Figures for user generated content;• 35 hours of video footage is uploaded to the Youtube every minute.• Over 2 billion videos are viewed every day• Corporate bloggers receive 312,783 on average visitors per month:• 460k new Twitter accounts set up in Feb 2011• Average Tweet per day (TPD) in March 2010 was 50M, in Feb 2011 140M 280% increase in a year.• More than 500 million active Facebook users, 50% of our active users log on to Facebook in any given day
Horizon Report 20111) Rise of technology ownership (Kindles, ipads, phones) with access to internet2) People’s expectations of flexible learning expectations of wifi3) World of work increasing collaborative4) Rise in cloud based services
Horizon Report The abundance of resources and relationships made easily accessible via the Internet is increasingly challenging us to revisit our roles as educators in sense- making, coaching, and credentialing.
New ways of knowingTransfer of attention from print to screenMultiplicity of media: hyperlinked and hybrid mediaBlurred boundaries of information/communicationUbiquitous access to information and to connected othersRoutine surveillance and capture of processes/eventsNetworked societies and interest groupsPower of the crowd (web 2.0, massive social data sets)Offloading of cognitive tasks onto digital tools and networksPresentation of self in digital contextsOpen scholarship and open publishing
How would you characterise yourlearners?• In terms of; – Their access to kit – The range of services they access – The sort of activities they use the kit for – The skills and practices they have in relation to • Their kit • using it to support their studies
Digital Natives Debate• Learners’ ICT skills are less advanced than educators and learners think (Nicholas et al. 2008, JISC 2008-9)• Characterisation of young people as ‘digital natives’ hides many contradictions in their experiences (Luckin et al. 2009)• Learners’ engagement with digital medias complex and differentiated (Bennet et al. 2008, Hargittai, 2009)• Learners experience many difficulties in transposing practices from social contexts into formal learning (Cranmer 2006)• Active knowledge building and sharing are minority activities which they are introduced to by educators (Selwyn 2009)• Can be clashes between everyday practice and academic practice (Beetham 2009)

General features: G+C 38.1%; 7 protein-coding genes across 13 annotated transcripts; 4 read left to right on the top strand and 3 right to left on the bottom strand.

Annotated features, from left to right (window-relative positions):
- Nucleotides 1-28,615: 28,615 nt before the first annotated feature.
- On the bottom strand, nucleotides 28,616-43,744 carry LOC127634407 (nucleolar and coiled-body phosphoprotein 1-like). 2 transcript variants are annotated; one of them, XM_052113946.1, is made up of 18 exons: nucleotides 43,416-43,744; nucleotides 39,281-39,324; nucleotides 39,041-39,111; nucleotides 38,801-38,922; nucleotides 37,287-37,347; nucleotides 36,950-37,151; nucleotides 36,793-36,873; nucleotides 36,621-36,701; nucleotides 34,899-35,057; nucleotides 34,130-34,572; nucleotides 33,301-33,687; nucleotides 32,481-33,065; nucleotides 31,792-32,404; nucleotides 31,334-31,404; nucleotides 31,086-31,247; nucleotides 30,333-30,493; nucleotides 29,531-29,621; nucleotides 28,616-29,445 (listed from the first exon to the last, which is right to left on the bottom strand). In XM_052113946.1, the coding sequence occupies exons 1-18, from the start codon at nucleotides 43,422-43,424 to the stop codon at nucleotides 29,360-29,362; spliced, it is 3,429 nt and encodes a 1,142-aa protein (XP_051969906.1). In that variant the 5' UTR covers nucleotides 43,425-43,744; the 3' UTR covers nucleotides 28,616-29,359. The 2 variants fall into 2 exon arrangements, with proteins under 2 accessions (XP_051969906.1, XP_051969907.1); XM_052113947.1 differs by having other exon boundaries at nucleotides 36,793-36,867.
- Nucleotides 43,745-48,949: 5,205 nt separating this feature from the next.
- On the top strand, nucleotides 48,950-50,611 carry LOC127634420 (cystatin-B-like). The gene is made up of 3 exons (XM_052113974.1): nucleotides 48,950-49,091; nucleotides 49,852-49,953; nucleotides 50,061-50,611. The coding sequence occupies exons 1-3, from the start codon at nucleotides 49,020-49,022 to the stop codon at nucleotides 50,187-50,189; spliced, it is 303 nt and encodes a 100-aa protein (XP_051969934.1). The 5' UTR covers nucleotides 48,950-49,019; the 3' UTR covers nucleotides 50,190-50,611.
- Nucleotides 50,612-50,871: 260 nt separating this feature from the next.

Affordances of Facebook • Open groups • Closed groups • Easy to engage with • Use of images • Range of channels • Being connected • Finding and being found • Serendipity • Low cognitive exposure – liking, commenting
Theorising this • Communities of Inquiry; social presence • Communities of Practice; learning as being and becoming • Networked learning; learning in networked communities • Learning as conversation; Laurillard • Learning as building networks; connectivism
Use on Specialist Conference module • Large scale module • Online • Types of engagement; • Inter year support • Feedback loops and support
Use on Hospitality Management• Placements for 1 year• Across the world
Diamond 9 ActivityWhat makes Most Importantsocial mediamost/leastvaluable as ateaching andlearning tool inyour context? Least Important You may wish to replace a card with one of your own statements ?
Analysis• Function – purpose – To etivitiy or not? – Inter year support – Low cognitive exposure• Selwyn’s categories3. recounting and reflecting on the university experience;4. exchange of practical information;5. exchange of academic information;6. displays of supplication and/or disengagement;7. ‘banter’ (i.e. exchanges of humour and nonsense).
Tutoring with Facebook• Profiles• Etiquette and privacy• Reputational issues• Managing constraints (troll behaviour)
MSc Multimedia and Elearning• Prezi• Liz Bennett• E.firstname.lastname@example.org
References• Facebook (2011) Timeline (online) Available at: <http://www.facebook.com/press/info.php?timeline> (Accessed 19th August 2011)• Facer, K. (2009). Educational, social and technological futures: a report from the Beyond Current Horizons Programme.• Peluchette, J & Karl, K (2010) ‘Examining Students Intended Image on Facebook:’ “What Were They Thinking?!” Journal of Education for Business. Vol 85. pp. 30-37• Pempek, T, Yevdokiya, A, Calvert, S (2009) ‘College students’ social networking experiences on Facebook’ Journal of Applied Developmental Psychology Vol 30 pp 227 – 238• Selwyn, N. (2009). Faceworking: exploring students education-related use of Facebook. Learning, Media and Technology, 34(2), 157-174.
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